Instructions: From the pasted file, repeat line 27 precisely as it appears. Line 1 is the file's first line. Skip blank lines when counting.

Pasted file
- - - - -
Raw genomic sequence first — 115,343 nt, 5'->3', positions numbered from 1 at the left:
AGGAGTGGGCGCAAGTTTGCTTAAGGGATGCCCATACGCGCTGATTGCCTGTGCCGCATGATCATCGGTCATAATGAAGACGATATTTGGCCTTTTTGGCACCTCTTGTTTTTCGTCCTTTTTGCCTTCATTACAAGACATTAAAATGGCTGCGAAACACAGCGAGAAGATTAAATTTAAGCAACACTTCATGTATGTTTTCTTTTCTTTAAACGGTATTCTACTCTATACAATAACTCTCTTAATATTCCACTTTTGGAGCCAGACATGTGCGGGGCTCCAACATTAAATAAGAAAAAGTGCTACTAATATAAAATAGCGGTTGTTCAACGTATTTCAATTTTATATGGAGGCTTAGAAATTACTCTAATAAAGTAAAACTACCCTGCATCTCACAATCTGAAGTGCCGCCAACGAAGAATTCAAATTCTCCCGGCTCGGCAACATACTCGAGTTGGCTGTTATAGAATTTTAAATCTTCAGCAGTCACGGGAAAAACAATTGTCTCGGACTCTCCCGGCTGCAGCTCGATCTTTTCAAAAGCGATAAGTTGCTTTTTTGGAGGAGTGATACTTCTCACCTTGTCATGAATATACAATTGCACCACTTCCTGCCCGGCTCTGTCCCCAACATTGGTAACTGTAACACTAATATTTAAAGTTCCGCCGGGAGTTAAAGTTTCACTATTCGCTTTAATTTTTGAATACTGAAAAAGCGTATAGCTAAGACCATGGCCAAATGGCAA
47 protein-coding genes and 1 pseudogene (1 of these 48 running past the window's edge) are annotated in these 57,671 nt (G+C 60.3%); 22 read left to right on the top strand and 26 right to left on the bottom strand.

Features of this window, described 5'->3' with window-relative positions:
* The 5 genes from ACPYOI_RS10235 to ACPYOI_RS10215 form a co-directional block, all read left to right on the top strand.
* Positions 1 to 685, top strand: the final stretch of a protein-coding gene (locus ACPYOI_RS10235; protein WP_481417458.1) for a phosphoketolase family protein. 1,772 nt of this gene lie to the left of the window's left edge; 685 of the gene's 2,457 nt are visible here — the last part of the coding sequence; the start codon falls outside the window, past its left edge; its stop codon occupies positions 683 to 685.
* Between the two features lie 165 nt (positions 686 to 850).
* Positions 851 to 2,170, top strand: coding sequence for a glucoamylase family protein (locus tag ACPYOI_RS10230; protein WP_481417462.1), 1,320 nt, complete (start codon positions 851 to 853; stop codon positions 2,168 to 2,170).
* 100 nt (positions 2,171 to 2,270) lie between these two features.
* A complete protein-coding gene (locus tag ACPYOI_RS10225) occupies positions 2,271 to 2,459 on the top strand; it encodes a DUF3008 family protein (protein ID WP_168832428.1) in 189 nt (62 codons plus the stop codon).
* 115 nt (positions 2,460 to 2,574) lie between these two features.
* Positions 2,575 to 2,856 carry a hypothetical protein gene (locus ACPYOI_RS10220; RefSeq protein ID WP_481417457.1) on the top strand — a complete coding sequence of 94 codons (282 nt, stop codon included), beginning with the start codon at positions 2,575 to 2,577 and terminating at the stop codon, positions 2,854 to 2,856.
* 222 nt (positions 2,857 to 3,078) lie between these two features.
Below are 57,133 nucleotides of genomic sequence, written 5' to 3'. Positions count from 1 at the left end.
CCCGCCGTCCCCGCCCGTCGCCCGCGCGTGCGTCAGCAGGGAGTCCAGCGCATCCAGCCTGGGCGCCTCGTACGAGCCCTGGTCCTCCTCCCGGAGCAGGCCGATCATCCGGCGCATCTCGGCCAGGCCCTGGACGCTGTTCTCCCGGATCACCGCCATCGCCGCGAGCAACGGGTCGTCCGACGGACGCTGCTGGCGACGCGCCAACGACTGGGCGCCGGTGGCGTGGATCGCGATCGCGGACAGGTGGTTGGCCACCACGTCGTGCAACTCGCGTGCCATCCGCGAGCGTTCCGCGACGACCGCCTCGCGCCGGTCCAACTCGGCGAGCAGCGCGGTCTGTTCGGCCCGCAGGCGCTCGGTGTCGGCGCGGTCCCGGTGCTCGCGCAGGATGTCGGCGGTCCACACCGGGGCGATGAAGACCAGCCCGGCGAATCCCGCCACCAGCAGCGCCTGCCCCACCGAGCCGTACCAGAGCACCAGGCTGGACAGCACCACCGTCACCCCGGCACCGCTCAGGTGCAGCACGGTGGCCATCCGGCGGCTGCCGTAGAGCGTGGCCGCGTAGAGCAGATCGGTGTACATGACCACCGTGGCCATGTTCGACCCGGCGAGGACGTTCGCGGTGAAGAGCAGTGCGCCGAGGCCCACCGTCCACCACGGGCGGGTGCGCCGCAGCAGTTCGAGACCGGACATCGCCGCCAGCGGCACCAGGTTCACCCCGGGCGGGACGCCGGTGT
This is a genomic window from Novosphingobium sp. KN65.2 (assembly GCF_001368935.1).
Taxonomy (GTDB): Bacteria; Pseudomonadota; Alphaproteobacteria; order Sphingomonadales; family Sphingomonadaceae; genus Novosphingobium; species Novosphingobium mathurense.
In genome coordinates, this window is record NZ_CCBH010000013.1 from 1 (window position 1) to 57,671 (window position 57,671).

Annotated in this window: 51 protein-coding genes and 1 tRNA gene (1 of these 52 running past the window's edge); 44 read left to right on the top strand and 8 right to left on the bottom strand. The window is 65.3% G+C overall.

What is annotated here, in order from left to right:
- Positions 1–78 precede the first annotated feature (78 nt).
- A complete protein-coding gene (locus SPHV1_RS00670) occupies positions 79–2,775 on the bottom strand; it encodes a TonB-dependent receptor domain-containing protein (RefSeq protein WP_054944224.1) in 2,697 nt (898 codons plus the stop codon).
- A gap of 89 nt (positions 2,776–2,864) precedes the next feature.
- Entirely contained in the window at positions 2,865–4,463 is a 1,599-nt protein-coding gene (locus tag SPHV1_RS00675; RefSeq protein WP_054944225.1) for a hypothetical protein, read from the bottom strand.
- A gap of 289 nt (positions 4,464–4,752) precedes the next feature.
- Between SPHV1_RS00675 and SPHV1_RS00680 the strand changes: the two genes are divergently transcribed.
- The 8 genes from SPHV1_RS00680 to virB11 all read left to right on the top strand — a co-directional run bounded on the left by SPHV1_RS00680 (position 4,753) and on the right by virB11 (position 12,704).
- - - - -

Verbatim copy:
- The 8 genes from SPHV1_RS00680 to virB11 all read left to right on the top strand — a co-directional run bounded on the left by SPHV1_RS00680 (position 4,753) and on the right by virB11 (position 12,704).